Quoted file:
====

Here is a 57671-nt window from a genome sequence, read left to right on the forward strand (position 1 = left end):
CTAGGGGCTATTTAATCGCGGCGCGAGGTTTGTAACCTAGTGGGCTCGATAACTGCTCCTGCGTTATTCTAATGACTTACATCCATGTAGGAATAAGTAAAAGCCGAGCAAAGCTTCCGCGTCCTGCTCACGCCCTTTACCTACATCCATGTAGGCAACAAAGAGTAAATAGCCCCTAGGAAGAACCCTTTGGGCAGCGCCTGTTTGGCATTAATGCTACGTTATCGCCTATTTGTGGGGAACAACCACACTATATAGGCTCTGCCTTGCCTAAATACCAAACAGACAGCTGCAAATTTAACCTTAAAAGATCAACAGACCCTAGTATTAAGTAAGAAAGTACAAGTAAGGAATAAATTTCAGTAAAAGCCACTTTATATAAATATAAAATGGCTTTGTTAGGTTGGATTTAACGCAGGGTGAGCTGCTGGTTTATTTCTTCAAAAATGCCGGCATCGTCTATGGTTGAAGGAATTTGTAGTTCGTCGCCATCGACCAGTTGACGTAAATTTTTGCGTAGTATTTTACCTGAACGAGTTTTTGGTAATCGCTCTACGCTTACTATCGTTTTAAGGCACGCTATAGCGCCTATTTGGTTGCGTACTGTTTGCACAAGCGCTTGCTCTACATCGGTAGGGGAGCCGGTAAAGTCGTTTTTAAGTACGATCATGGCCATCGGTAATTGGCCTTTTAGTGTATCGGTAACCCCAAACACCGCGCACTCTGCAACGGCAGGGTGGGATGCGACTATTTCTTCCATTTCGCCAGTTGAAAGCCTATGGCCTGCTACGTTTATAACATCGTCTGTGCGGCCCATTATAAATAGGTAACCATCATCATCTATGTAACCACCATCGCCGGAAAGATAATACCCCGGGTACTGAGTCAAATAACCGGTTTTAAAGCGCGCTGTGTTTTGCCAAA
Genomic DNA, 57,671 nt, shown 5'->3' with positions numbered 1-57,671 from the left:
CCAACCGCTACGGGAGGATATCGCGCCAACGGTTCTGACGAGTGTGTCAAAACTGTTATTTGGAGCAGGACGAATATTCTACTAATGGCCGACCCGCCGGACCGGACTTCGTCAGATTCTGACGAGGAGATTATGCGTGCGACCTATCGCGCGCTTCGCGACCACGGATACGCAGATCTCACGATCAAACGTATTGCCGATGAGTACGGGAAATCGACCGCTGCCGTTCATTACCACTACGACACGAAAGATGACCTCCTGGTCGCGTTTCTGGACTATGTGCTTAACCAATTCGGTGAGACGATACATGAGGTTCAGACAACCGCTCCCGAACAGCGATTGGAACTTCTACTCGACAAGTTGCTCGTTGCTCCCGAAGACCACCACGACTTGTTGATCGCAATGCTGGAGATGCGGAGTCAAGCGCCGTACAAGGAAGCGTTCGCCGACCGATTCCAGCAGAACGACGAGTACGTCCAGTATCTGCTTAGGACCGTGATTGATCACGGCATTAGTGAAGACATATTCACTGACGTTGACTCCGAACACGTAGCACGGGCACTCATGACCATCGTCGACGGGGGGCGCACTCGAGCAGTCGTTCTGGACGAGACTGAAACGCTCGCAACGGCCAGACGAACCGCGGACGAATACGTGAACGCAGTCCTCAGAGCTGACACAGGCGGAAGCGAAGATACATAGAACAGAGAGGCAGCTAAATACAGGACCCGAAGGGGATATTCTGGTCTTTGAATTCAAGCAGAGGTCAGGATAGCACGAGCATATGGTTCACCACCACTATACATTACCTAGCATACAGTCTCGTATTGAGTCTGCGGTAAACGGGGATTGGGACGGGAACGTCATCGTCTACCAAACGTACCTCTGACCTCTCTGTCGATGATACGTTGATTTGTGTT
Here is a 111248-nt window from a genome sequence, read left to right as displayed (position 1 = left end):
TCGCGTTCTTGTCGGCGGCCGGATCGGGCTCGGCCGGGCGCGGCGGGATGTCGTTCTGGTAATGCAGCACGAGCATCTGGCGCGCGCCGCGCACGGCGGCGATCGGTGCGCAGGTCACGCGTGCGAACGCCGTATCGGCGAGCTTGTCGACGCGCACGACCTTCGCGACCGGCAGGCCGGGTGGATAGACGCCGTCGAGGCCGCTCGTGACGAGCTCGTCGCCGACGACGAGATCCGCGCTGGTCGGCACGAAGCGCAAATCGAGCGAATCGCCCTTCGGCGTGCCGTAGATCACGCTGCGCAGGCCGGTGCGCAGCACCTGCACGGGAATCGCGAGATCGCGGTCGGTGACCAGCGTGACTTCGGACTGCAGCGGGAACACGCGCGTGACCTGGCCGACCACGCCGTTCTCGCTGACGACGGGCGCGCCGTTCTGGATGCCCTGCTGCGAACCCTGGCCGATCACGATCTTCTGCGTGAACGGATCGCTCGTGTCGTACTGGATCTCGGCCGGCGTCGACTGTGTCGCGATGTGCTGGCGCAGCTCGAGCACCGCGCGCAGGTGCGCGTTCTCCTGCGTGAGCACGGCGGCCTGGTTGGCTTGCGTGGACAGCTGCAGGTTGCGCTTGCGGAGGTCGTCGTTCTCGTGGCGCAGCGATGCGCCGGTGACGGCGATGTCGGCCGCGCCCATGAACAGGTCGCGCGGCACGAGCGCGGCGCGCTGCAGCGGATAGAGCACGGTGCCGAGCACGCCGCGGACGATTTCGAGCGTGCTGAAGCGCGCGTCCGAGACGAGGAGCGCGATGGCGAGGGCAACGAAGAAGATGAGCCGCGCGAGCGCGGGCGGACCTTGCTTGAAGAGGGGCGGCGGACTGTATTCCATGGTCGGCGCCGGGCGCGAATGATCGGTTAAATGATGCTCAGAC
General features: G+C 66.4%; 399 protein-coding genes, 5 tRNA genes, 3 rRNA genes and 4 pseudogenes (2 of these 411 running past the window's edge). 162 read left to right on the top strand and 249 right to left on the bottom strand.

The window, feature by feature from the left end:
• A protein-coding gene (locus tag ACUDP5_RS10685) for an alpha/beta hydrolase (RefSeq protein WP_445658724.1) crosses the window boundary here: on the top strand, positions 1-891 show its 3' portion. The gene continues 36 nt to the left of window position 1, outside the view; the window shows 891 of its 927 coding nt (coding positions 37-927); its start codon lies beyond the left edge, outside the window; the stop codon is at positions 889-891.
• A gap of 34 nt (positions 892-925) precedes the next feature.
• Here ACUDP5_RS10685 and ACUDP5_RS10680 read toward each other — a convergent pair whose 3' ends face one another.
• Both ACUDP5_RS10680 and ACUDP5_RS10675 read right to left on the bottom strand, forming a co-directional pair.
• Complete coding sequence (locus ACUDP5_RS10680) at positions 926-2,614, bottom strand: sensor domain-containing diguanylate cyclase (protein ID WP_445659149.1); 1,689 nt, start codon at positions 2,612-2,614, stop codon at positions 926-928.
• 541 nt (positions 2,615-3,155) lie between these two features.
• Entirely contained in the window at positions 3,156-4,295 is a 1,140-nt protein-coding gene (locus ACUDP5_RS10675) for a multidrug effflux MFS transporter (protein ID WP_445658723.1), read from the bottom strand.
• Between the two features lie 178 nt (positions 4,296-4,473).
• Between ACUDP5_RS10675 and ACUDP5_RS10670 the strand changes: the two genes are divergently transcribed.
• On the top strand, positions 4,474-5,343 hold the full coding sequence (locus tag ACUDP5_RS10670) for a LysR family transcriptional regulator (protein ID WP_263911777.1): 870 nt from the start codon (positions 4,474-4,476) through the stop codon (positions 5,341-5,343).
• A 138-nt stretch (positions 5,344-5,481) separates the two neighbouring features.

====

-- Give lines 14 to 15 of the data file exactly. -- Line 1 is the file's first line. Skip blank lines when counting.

• 541 nt (positions 2,615-3,155) lie between these two features.
• Entirely contained in the window at positions 3,156-4,295 is a 1,140-nt protein-coding gene (locus ACUDP5_RS10675) for a multidrug effflux MFS transporter (protein ID WP_445658723.1), read from the bottom strand.